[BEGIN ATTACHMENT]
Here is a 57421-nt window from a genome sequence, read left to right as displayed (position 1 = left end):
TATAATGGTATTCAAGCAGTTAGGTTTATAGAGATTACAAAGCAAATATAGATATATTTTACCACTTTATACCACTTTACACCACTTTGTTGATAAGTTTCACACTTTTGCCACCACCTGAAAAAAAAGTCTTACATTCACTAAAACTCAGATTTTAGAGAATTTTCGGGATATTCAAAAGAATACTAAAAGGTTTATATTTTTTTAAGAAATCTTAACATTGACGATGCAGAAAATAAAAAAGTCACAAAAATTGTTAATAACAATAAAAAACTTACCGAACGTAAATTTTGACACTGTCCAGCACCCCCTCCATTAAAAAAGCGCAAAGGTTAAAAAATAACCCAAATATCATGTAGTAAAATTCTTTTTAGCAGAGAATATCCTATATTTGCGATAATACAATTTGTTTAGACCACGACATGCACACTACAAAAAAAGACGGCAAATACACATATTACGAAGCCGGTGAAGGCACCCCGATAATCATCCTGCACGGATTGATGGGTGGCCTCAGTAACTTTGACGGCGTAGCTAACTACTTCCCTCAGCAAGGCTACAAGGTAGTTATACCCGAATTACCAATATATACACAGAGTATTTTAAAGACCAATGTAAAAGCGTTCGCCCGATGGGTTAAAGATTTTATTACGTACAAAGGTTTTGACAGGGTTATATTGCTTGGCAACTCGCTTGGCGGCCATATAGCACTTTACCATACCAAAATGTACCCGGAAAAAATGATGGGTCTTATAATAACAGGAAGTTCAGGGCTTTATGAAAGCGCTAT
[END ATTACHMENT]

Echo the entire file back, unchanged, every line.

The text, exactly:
Here is a 57421-nt window from a genome sequence, read left to right as displayed (position 1 = left end):
TATAATGGTATTCAAGCAGTTAGGTTTATAGAGATTACAAAGCAAATATAGATATATTTTACCACTTTATACCACTTTACACCACTTTGTTGATAAGTTTCACACTTTTGCCACCACCTGAAAAAAAAGTCTTACATTCACTAAAACTCAGATTTTAGAGAATTTTCGGGATATTCAAAAGAATACTAAAAGGTTTATATTTTTTTAAGAAATCTTAACATTGACGATGCAGAAAATAAAAAAGTCACAAAAATTGTTAATAACAATAAAAAACTTACCGAACGTAAATTTTGACACTGTCCAGCACCCCCTCCATTAAAAAAGCGCAAAGGTTAAAAAATAACCCAAATATCATGTAGTAAAATTCTTTTTAGCAGAGAATATCCTATATTTGCGATAATACAATTTGTTTAGACCACGACATGCACACTACAAAAAAAGACGGCAAATACACATATTACGAAGCCGGTGAAGGCACCCCGATAATCATCCTGCACGGATTGATGGGTGGCCTCAGTAACTTTGACGGCGTAGCTAACTACTTCCCTCAGCAAGGCTACAAGGTAGTTATACCCGAATTACCAATATATACACAGAGTATTTTAAAGACCAATGTAAAAGCGTTCGCCCGATGGGTTAAAGATTTTATTACGTACAAAGGTTTTGACAGGGTTATATTGCTTGGCAACTCGCTTGGCGGCCATATAGCACTTTACCATACCAAAATGTACCCGGAAAAAATGATGGGTCTTATAATAACAGGAAGTTCAGGGCTTTATGAAAGCGCTAT